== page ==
AUSTIN, Texas — The Austin City Council voted Thursday to advance the controversial mixed-use development being nicknamed the "Domain on Riverside."
The development would take the place of where multiple apartment complexes currently stand, which are mostly student housing on East Riverside Drive near Pleasant Valley Road.
Council voted 6-5 Thursday for a rezoning ordinance for the development. It now advances to a third reading, expected to be on Sept. 19.
"This development on Riverside is going to greatly reduce our quality of life and our accessibility to the city. And when I look around at my neighbors, I see a lot of people who are struggling to make end's meet and I don't want them to struggle," said Olivia Tamzarian, who has lived in the neighborhood for 13 years.
She testified against the development at Thursday's meeting.
"If you don't take somebody's business or you don't drive them out of town, then you don't have to worry about putting them back years later, throwing more time and money at the situation. So this is a really critical moment in decision making," Tamzarian said.
At the last meeting on Aug. 8, the city council gave the development preliminary approval, voting 9-2. Council members Greg Casar and Delia Garza voted against it.
Outside City Hall on Aug. 8, seven people were arrested protesting the development being built. Austin Police told KVUE that they were banging on the windows and disrupting the council meeting.
Inside that meeting, some residents spoke up expressing concerns over what this would mean for those who live there currently as well as affordability.
University of Texas student Alex Meed called the timing "ridiculous," since many students who call the complexes home during the school year are still out on summer break.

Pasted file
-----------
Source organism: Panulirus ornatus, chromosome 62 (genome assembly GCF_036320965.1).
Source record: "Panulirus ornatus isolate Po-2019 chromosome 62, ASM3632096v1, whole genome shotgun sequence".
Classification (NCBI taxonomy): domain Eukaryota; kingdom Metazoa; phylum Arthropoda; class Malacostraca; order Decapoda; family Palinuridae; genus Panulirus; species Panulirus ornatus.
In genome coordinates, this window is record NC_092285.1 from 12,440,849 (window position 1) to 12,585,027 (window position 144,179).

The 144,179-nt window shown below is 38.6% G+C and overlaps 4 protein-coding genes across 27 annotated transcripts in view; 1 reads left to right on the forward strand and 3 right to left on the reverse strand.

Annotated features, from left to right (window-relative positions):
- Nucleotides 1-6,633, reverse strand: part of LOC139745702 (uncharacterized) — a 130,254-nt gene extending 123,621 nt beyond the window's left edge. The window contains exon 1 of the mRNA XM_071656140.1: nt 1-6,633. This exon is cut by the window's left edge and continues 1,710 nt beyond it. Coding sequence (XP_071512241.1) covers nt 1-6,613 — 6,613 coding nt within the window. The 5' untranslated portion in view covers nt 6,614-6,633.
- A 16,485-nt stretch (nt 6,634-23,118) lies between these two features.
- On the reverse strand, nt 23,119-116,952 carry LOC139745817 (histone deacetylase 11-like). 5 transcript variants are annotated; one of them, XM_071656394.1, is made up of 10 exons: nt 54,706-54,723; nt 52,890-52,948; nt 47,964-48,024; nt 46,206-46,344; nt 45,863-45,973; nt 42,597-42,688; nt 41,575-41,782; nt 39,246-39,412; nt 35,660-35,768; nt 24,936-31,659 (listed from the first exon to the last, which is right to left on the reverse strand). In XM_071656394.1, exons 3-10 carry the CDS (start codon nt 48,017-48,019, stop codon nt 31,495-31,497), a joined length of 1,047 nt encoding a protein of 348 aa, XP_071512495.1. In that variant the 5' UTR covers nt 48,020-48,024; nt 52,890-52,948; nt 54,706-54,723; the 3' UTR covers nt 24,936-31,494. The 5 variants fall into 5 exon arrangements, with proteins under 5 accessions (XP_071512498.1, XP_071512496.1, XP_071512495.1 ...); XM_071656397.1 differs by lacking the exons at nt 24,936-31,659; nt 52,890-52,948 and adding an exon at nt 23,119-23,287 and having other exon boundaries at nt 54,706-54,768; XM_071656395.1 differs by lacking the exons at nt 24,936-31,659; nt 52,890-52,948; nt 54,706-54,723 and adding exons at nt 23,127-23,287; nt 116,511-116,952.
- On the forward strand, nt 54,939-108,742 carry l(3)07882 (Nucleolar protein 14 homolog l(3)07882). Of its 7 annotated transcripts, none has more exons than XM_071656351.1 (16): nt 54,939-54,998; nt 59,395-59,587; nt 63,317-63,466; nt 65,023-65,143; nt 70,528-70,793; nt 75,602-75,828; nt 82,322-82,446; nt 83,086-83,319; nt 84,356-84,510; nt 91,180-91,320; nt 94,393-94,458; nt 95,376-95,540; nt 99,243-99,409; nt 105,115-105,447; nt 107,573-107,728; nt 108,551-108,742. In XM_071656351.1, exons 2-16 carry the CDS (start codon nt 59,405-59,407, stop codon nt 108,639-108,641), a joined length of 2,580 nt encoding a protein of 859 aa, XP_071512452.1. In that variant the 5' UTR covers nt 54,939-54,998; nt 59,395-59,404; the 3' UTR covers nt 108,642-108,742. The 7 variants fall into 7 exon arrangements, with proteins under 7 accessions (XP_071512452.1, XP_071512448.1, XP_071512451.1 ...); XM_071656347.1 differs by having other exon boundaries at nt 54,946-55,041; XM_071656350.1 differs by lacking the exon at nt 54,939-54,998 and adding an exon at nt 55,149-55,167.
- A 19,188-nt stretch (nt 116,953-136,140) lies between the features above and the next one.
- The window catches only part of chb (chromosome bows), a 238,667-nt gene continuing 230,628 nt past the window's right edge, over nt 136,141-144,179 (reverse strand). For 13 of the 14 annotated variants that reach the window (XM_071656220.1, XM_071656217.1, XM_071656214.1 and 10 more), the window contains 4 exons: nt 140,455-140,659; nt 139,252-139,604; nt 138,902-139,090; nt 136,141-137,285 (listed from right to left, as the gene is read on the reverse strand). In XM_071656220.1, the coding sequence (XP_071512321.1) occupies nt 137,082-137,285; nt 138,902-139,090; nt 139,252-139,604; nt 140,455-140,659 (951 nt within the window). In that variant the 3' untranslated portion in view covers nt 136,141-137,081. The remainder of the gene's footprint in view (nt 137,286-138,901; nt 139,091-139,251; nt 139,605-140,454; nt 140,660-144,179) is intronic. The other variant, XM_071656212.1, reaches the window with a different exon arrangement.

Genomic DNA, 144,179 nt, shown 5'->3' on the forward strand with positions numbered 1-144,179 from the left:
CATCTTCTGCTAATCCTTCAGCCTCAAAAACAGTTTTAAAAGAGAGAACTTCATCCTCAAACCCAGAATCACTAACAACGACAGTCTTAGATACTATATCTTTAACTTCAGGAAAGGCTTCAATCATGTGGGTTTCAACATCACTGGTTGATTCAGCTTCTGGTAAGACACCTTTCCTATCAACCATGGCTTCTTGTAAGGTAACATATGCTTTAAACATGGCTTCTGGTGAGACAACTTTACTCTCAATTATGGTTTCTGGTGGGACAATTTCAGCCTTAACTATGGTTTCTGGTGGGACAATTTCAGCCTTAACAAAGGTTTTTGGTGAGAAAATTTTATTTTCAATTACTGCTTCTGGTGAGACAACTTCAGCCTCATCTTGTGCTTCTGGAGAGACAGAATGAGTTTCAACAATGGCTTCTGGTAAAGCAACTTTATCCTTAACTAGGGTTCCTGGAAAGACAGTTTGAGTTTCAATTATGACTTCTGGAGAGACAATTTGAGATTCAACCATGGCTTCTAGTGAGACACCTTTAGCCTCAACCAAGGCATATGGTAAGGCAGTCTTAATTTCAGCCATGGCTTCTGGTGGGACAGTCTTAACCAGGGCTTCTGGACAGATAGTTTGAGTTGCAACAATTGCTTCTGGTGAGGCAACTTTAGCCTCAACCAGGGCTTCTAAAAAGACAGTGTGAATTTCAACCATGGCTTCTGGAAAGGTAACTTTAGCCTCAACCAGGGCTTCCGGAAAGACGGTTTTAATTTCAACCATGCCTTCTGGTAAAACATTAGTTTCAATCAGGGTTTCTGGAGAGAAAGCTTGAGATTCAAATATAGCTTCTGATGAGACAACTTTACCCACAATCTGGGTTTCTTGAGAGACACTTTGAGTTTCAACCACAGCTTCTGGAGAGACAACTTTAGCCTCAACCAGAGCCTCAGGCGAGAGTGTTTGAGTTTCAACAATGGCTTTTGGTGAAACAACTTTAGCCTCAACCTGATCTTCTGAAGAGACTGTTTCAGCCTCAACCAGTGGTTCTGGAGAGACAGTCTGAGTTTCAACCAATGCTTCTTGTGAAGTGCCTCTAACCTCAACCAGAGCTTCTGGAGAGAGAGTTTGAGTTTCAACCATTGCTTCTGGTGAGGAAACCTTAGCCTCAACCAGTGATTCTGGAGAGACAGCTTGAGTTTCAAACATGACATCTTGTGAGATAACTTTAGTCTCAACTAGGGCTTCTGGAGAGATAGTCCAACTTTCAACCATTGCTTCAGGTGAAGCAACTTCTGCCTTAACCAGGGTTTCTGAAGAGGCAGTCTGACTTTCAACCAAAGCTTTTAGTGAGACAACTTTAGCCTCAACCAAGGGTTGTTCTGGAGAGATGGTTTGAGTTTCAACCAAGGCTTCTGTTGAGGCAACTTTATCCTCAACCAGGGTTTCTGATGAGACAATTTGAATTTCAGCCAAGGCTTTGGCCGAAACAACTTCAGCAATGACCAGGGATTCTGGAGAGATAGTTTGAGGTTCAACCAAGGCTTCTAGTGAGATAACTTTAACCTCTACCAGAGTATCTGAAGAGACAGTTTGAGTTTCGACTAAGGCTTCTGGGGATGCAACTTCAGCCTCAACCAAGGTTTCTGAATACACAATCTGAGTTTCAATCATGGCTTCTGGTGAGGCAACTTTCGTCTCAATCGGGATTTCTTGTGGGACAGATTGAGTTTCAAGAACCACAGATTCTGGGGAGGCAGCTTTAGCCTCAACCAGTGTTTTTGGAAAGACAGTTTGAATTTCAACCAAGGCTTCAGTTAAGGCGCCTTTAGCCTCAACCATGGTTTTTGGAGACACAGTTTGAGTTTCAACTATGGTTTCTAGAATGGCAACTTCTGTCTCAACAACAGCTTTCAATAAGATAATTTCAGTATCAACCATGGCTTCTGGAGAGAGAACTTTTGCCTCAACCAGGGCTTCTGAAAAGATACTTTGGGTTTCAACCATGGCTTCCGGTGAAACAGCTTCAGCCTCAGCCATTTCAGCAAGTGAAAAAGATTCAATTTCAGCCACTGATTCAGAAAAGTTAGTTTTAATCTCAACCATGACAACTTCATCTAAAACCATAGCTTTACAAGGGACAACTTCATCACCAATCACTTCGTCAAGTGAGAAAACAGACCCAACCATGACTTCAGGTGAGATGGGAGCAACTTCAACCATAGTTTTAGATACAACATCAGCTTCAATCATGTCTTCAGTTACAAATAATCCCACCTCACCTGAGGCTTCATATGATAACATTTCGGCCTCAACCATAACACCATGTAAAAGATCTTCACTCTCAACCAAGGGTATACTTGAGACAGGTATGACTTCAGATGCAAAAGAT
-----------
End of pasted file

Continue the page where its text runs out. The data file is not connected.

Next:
"A lot of my classmates and neighbors can't be here because they're out of town. I mean it's summer, and this is when the applicant brings this to the council," said Meed. "I know it's not your fault, but this timing is ridiculous. We can't have a real conversation about student housing when students are out of town."
Councilmember Greg Casar said he couldn't vote on the zoning case, addressing issues of affordability and gentrification.
"I think this much high-end housing and this much new high-end office in this location in what is either the lowest-income ZIP code, if not one of the lowest income ZIP codes in the city. It will exasperate and create more gentrification pressure in this area," Casar said.
Casar also compared talks of the development to those of the Grove, which council members debated for months.
“I know this is uncomfortable, but the idea of approving this on all three readings just smacks of inequity to me,” he said.
According to our partner at the Austin American Statesman, if the apartments are demolished, current residents would be offered a compensation package.
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